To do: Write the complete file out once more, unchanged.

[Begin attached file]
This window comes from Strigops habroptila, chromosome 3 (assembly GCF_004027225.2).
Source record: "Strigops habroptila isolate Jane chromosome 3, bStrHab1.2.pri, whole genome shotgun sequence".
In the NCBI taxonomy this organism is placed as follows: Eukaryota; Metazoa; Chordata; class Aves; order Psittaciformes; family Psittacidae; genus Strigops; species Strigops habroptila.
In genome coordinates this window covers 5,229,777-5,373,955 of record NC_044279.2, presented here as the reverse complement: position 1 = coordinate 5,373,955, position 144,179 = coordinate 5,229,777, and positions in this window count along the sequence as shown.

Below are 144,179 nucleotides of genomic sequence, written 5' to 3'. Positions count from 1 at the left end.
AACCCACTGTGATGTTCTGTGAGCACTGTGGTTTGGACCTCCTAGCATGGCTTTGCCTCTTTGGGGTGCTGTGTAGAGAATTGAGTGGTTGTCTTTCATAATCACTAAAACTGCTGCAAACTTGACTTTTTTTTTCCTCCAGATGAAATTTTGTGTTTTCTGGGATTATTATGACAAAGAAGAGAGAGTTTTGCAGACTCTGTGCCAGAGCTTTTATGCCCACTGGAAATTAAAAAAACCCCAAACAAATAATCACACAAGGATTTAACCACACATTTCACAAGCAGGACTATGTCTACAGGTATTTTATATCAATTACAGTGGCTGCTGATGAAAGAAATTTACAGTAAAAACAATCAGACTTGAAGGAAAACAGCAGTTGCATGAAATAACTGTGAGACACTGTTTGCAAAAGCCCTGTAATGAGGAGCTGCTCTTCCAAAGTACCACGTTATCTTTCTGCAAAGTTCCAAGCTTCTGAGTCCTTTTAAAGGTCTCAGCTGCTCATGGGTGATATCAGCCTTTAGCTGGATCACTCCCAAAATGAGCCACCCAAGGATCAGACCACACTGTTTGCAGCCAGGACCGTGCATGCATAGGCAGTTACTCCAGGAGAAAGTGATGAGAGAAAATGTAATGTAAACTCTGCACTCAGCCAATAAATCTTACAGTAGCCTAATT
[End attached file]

This window comes from Strigops habroptila, chromosome 3 (assembly GCF_004027225.2).
Source record: "Strigops habroptila isolate Jane chromosome 3, bStrHab1.2.pri, whole genome shotgun sequence".
In the NCBI taxonomy this organism is placed as follows: Eukaryota; Metazoa; Chordata; class Aves; order Psittaciformes; family Psittacidae; genus Strigops; species Strigops habroptila.
In genome coordinates this window covers 5,229,777-5,373,955 of record NC_044279.2, presented here as the reverse complement: position 1 = coordinate 5,373,955, position 144,179 = coordinate 5,229,777, and positions in this window count along the sequence as shown.

Below are 144,179 nucleotides of genomic sequence, written 5' to 3'. Positions count from 1 at the left end.
AACCCACTGTGATGTTCTGTGAGCACTGTGGTTTGGACCTCCTAGCATGGCTTTGCCTCTTTGGGGTGCTGTGTAGAGAATTGAGTGGTTGTCTTTCATAATCACTAAAACTGCTGCAAACTTGACTTTTTTTTTCCTCCAGATGAAATTTTGTGTTTTCTGGGATTATTATGACAAAGAAGAGAGAGTTTTGCAGACTCTGTGCCAGAGCTTTTATGCCCACTGGAAATTAAAAAAACCCCAAACAAATAATCACACAAGGATTTAACCACACATTTCACAAGCAGGACTATGTCTACAGGTATTTTATATCAATTACAGTGGCTGCTGATGAAAGAAATTTACAGTAAAAACAATCAGACTTGAAGGAAAACAGCAGTTGCATGAAATAACTGTGAGACACTGTTTGCAAAAGCCCTGTAATGAGGAGCTGCTCTTCCAAAGTACCACGTTATCTTTCTGCAAAGTTCCAAGCTTCTGAGTCCTTTTAAAGGTCTCAGCTGCTCATGGGTGATATCAGCCTTTAGCTGGATCACTCCCAAAATGAGCCACCCAAGGATCAGACCACACTGTTTGCAGCCAGGACCGTGCATGCATAGGCAGTTACTCCAGGAGAAAGTGATGAGAGAAAATGTAATGTAAACTCTGCACTCAGCCAATAAATCTTACAGTAGCCTAATT